I have been through many phases in my attitudes towards voting. I have voted hopefully. I have voted irregularly, and then, regularly. I have studied the issues; and at times, I voted without educating myself before hand, choosing women candidates based solely upon the idea that I thought we should have more women in office from a particular political party. I have voted and not voted cynically and resigned to my own powerlessness, feeling my vote really did not really make a difference after all. I think this last attitude has often been the hardest for me to shake. It is easy to feel we do not have a say. Reading online articles when preparing to write this blog, I came upon a piece that basically told me what was going to happen during the midterm elections. Discouraging. I hadn’t even voted yet and I already felt doomed.

"African American Women are shut out of the National American Women's Suffrage Association," image sourced from:, accessed Nov. 2014

“African American Women are shut out of the National American Women’s Suffrage Association,” click image for source. Accessed Nov. 2014

BUT—that’s where I want to catch myself. I-felt-doomed: I believed what this article was telling me. I took it on faith, just like I took my own worthlessness and brokenness on faith when practicing patriarchal religion.

“You’re broken now, Sara, but the more you give over to God, the more whole you will feel.”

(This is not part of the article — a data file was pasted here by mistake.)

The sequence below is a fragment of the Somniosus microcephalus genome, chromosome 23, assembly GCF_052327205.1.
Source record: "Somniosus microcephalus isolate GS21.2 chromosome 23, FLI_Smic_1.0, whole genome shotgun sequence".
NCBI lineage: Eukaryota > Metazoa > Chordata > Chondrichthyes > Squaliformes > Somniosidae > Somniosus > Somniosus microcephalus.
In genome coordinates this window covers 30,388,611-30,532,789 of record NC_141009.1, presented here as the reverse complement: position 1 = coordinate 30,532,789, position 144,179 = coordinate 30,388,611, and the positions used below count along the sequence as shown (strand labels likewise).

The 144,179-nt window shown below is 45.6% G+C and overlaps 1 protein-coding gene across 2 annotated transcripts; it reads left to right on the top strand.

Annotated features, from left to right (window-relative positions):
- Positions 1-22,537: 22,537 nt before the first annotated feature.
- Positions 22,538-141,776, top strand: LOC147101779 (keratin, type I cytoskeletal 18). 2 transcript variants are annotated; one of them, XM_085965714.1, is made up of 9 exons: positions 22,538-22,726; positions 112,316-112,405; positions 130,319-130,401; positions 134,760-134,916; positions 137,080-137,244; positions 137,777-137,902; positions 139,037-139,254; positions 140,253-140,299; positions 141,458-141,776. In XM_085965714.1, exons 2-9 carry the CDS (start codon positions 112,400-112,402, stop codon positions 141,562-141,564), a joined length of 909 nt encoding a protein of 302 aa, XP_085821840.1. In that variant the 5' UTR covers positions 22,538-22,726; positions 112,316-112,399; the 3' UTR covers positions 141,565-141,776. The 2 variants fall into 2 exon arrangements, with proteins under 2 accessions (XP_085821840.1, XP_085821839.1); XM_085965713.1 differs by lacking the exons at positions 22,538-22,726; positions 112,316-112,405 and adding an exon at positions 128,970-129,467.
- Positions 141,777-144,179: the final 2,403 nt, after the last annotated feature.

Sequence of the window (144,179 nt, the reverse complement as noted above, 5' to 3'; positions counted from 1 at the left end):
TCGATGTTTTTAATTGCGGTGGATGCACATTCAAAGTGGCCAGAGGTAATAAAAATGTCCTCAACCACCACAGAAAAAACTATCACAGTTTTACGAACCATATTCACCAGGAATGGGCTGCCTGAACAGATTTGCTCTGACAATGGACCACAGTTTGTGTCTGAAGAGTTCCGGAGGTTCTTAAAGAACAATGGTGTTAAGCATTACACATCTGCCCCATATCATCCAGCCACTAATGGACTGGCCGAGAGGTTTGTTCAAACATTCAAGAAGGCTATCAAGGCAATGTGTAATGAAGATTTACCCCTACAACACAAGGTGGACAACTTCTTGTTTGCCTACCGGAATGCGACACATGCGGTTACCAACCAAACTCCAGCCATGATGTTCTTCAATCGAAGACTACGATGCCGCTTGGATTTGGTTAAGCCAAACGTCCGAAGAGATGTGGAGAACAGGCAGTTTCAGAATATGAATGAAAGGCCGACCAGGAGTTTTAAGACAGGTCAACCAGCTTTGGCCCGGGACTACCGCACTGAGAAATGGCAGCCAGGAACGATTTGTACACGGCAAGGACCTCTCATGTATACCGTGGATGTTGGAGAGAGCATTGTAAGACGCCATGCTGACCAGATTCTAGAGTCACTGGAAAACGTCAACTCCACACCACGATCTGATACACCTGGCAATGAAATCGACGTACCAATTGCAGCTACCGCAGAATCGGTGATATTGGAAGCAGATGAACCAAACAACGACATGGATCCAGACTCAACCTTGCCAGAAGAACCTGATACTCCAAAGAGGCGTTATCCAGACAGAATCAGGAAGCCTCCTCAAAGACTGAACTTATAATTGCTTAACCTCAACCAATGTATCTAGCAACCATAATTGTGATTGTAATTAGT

“You don’t think that the way you feel is how you should feel, Sara. You thought you did everything you were supposed to do—I mean, felt everything you were supposed to feel. Search yourself for what more of yourself you should give.”

These messages are warning signs to me now, telling me that I am participating in my own silence. I would rather be struggling halfway as myself, than full of someone else’s story of my life, my feelings and my identity. The article I read online tonight may be correct, prophesizing the future. But I also refuse to accept this prophecy’s authority over me.

Too often I conceive of my power to vote in terms of the difference it will make in the existent kyriarchal system. My vote may or may not impact this system: sometimes I am sure that it does, and sometimes, I am equally sure that it does not. However, this year I am starting to think differently about how my vote “makes a difference.”

Dia De Los Muertos Celebration, LA, photo by Lalo Alcaraz of NBC Latino, image sourced from:, Accessed Nov. 2014

Dia De Los Muertos Celebration, LA, photo by Lalo Alcaraz of NBC Latino, click image for source. Accessed Nov. 2014

Komako Kimura, Japanese Sufragist, at women's right to vote march, Oct. 1917, New York City  Image sourced from:, Accessed Nov. 2014